Yorkshire Buses Go Greener

Climate change is currently a hot topic. With all the “noise” surrounding it, we might be forgiven for thinking that it is all talk and little is actually being done, however, this is not the case. Our local authorities and bus operators are using innovative technologies to reduce the carbon footprint and greenhouse gas emissions of local bus systems as the following examples show.

Clean Bus Technology Fund

Last year the Clean Bus Technology Fund provided grants to local authorities of £40M to retrofit clean technology to older vehicles. This year a further £25M will be provided. This means that mid-life vehicles can be brought up to the latest Euro VI emission standards. In Yorkshire beneficiaries of this year’s scheme are West Yorkshire and Sheffield. West Yorkshire will be able to upgrade 179 vehicles, in addition to the 300 buses already covered by previous funding, whilst Sheffield will have funding to update 160 vehicles. This should reduce pollution levels and improve air quality. Whilst public transport may not be the major contributor to pollution overall, the effects can be disproportionate in city centres so this work could go some way towards mitigating the problem.

Buses on Park Row Leeds

Harrogate Electrics

The Harrogate Bus Company operates 8 electric buses on its Harrogate town services. These services operate via the town’s bus station which has now been fitted with opportunity charging points so that the vehicles can have their batteries re-charged while waiting and taking on passengers. Taking advantage of opportunity charging allows the buses to put in a full day’s service while always ensuring that the battery charge remains at a sufficient level to provide the range required. This is a highly innovative solution to the provision of emission free town bus services, but such opportunity charging might not be available for longer and inter-urban services. Nevertheless, it is a first for the UK.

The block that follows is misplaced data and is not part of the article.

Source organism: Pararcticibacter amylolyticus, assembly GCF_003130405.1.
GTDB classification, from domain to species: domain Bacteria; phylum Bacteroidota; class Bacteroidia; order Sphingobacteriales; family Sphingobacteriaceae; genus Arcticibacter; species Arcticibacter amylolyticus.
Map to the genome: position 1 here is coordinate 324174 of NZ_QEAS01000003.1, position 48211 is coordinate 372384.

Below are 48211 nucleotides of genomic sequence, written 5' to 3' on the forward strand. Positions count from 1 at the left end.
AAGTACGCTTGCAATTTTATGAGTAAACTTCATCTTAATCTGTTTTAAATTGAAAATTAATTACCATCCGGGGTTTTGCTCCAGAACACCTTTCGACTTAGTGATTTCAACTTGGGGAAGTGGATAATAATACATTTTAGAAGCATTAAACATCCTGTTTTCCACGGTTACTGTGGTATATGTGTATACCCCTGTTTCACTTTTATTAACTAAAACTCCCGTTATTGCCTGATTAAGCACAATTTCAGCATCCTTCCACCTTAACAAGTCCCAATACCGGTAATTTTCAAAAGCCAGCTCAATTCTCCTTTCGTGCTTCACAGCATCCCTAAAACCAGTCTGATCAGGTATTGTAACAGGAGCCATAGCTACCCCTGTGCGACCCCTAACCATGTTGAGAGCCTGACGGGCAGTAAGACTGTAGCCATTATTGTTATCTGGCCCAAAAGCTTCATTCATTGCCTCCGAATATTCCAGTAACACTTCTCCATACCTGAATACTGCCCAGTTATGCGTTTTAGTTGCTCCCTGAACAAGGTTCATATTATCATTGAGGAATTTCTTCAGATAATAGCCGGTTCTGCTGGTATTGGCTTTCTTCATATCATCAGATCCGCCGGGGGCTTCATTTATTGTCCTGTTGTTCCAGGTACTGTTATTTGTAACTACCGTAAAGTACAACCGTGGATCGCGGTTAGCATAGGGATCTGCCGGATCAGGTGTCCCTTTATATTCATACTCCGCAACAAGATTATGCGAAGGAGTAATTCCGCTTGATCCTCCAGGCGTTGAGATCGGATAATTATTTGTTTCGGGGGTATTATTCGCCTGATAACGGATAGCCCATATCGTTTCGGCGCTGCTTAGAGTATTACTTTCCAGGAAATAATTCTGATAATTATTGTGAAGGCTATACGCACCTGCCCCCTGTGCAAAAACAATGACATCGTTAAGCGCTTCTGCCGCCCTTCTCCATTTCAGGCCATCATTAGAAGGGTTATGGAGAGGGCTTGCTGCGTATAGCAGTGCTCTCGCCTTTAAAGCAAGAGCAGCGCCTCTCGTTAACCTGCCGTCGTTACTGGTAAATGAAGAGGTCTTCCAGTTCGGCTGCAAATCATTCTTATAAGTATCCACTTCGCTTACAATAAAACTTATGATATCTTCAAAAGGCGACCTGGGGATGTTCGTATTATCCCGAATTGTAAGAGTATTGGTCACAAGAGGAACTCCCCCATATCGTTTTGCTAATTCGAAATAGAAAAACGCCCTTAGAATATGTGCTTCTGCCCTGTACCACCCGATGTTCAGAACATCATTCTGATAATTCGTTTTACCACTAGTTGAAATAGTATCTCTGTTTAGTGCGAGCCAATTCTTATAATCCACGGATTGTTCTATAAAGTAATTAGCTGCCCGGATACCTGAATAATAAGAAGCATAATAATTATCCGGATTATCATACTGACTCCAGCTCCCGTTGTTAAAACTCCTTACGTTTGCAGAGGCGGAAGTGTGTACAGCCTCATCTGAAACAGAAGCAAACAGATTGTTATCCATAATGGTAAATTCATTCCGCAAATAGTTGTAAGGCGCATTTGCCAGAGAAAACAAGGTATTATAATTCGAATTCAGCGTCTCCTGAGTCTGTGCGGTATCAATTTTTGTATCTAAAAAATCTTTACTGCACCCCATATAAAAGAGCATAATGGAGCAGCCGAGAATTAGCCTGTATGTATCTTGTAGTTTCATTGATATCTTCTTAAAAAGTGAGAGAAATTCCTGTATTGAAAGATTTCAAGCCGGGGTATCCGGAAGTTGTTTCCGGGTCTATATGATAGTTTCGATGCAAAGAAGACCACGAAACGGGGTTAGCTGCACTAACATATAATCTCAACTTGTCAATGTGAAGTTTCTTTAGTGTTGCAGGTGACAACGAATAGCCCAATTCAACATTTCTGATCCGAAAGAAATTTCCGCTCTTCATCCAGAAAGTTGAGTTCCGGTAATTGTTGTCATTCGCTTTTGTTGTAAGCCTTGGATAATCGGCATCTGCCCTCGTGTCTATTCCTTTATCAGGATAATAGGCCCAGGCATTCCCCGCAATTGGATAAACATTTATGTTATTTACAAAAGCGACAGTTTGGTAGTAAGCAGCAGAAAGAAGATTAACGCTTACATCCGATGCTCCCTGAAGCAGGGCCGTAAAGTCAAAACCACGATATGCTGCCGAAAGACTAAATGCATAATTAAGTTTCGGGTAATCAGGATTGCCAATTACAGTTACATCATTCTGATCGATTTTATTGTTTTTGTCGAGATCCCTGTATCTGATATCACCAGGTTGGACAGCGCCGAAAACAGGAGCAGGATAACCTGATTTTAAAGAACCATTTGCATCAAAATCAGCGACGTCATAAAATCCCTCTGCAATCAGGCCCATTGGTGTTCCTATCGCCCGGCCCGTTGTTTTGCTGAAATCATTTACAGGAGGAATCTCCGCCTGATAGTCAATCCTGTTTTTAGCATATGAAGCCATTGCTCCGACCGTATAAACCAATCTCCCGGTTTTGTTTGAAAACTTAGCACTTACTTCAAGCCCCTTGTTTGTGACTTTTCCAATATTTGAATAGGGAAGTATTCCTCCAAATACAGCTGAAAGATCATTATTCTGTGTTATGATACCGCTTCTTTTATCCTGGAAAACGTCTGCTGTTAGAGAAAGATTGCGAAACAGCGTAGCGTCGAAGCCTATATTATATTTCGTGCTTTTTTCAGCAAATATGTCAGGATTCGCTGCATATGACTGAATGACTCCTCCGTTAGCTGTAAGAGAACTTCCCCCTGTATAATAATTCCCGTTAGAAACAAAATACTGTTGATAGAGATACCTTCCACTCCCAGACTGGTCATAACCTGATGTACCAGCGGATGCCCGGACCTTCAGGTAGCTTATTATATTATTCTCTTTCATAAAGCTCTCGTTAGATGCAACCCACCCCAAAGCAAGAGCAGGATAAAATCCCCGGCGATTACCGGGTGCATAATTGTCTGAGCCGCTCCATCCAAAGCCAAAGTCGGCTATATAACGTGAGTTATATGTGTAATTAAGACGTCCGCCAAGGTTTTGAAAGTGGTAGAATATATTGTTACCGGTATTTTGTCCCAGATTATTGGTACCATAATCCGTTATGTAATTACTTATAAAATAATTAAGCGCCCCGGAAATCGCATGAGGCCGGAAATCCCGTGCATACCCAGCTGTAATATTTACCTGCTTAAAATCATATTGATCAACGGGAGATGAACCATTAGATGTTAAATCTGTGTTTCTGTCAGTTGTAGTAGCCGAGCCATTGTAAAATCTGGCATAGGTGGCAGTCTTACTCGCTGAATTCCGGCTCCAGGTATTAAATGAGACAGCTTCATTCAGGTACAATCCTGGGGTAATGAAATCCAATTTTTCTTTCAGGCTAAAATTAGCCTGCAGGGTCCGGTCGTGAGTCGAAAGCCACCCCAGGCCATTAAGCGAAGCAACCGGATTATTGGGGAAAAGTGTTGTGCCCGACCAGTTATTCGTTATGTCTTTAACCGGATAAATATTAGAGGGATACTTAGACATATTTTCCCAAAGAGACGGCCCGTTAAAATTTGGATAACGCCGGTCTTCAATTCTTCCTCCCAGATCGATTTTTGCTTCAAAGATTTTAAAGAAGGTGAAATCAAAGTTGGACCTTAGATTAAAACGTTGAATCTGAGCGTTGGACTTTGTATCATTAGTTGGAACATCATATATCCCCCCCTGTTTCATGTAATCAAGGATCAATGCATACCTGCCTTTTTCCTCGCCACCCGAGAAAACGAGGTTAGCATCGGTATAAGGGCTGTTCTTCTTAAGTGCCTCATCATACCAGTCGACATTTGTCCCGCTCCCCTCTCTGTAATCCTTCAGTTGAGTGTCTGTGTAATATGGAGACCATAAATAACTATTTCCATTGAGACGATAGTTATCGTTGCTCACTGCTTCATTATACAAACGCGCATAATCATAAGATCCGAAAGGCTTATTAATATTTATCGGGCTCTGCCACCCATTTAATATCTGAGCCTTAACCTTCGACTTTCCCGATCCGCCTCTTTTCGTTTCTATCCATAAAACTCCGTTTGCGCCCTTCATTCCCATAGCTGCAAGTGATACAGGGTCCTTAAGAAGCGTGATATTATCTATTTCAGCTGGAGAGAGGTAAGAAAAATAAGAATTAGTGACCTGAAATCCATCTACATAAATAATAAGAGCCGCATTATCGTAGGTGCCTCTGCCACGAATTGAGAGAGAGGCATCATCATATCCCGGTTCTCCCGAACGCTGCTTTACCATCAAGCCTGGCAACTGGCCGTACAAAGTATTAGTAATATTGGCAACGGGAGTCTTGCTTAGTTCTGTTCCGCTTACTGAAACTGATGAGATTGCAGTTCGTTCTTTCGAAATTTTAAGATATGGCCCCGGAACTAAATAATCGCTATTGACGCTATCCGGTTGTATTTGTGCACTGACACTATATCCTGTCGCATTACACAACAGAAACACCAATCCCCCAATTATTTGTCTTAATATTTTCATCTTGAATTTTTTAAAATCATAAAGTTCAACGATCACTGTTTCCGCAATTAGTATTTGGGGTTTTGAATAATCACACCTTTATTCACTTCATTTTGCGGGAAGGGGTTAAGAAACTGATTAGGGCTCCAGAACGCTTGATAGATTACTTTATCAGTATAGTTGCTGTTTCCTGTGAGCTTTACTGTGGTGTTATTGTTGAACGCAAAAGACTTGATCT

Harrogate Electric Bus being charged at the bus station

York Park and Ride

First York, the major bus operator in the city, operates the park and ride services in partnership with City of York Council. First York already operates 12 electric single-deckers, most of them on the park and ride routes. Now the company has confirmed an order for 21 Optare Metrodecker electric double-deckers. This will allow most of the park and ride services to convert to emission free electric operation and it will also increase capacity on some routes. City of York Council secured funding from the Ultra Low Emission Bus Scheme to support the purchase. First York will have to enhance its charging facilities before the buses arrive but is it anticipated that the buses could start to enter service by October.

This is a hugely significant development for public transport within the region as these vehicles have a range of approximately 150 miles which means that they could be suitable for operation in other towns and cities. A London operator has already ordered 31. The latest version of the single-decker operated by First York now has a range of around 190 miles in summer or 150 miles in winter when heating and lighting add to the load on the batteries.

Interestingly, the electric vehicles that First York uses and has on order are produced locally by Optare at Sherburn in Elmet which means that we have a manufacturer here in Yorkshire at the forefront of the important innovations that could drive the widespread implementation of emission free public transport.

A question in the back of my mind though, being a regular user of the park and ride services in York, is how do we reduce congestion within the city to enable these buses to get to their destinations without undue delay? This will mean persuading a lot more people to leave their cars either at home or to use the park and ride.

York Electric bus on Rougier Street

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